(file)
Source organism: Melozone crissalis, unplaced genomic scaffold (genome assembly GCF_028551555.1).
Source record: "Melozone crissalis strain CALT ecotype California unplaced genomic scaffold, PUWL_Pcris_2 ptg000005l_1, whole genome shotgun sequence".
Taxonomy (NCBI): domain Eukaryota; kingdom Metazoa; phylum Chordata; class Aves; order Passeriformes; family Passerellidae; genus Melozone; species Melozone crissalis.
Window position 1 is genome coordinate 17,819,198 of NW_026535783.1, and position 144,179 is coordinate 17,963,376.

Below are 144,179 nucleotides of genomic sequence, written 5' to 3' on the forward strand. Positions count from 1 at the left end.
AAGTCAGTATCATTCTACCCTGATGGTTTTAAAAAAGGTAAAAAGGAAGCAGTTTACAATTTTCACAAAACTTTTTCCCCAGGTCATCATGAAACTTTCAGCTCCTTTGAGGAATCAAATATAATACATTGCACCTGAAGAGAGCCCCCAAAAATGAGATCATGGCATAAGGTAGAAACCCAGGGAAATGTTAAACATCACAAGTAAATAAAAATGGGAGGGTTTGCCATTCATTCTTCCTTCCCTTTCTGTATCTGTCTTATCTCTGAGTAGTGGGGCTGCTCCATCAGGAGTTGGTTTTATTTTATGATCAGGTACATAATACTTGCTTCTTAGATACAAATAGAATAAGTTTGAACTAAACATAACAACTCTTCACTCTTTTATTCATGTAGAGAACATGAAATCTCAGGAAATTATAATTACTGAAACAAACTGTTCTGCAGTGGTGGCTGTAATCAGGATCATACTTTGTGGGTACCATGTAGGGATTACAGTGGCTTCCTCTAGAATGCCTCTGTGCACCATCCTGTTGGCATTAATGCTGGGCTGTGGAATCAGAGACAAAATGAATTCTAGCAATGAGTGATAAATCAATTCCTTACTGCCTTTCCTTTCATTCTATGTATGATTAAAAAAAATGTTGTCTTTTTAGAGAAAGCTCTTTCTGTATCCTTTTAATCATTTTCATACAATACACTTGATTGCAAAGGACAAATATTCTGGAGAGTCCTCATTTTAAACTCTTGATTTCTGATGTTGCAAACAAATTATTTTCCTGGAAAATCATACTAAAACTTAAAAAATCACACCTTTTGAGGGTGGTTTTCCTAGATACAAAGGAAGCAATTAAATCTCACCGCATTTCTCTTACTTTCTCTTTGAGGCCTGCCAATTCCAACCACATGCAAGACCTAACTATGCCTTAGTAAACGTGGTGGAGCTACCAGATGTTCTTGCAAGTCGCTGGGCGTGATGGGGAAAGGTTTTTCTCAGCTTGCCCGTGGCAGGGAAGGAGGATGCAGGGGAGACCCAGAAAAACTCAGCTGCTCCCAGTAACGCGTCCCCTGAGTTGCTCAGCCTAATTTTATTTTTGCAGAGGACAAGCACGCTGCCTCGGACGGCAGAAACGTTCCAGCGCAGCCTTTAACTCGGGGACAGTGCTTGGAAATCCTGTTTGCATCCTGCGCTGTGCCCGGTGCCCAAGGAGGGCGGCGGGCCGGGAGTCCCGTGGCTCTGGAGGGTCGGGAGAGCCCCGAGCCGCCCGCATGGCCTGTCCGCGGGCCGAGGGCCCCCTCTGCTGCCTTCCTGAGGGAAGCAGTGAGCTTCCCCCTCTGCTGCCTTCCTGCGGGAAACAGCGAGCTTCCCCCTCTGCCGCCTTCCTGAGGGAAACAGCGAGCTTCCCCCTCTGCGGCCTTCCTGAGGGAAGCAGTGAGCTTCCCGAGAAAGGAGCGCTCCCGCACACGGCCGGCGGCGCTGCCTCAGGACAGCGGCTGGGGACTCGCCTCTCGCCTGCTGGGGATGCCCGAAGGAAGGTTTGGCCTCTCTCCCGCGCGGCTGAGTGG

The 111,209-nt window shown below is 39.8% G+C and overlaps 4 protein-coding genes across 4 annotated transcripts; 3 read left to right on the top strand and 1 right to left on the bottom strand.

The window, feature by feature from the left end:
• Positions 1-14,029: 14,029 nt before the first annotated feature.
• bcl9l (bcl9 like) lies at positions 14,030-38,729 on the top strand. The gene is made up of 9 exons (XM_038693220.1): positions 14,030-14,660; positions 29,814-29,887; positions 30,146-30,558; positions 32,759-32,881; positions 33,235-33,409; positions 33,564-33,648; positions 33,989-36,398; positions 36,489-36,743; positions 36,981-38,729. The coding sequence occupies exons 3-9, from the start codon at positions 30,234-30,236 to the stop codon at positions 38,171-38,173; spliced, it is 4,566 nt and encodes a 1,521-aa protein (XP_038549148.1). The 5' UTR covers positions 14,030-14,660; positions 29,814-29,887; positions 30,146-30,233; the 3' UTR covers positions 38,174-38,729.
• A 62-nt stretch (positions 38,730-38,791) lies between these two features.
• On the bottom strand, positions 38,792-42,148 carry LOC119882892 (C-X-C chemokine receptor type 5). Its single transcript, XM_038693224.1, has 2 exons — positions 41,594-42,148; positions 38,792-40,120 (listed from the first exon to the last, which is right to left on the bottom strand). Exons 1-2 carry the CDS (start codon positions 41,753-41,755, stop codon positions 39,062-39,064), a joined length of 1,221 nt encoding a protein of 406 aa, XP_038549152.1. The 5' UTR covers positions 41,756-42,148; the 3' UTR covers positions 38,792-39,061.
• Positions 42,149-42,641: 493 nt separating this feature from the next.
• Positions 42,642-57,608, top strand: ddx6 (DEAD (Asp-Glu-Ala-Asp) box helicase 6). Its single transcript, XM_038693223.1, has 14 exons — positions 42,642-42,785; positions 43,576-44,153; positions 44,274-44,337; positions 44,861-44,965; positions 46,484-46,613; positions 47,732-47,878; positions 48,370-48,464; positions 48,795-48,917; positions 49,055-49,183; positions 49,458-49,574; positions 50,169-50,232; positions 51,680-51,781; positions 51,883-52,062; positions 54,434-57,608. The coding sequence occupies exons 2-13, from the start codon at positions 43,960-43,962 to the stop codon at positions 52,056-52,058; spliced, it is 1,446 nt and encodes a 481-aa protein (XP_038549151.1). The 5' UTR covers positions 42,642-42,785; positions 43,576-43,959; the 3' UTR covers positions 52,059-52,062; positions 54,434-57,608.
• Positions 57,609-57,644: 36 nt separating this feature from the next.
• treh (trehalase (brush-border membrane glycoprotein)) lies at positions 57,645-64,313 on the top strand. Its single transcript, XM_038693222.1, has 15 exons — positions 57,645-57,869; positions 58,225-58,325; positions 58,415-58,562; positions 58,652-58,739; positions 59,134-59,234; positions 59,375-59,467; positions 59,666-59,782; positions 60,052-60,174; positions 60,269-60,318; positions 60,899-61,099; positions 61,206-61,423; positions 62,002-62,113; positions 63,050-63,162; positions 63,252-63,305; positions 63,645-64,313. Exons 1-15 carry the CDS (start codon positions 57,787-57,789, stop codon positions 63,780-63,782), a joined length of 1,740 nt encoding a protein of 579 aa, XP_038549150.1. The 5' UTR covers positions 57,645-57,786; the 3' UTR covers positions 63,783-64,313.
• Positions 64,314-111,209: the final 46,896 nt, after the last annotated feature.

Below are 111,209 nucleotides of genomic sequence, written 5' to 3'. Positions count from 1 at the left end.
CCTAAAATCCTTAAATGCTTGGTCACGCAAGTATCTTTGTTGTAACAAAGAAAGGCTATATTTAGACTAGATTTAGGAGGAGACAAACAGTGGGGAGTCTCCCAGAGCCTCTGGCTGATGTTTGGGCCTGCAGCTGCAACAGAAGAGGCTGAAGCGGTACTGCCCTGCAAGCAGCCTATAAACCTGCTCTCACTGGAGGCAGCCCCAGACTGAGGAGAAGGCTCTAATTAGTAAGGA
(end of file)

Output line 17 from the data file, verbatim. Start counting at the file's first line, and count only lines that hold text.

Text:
• Positions 64,314-111,209: the final 46,896 nt, after the last annotated feature.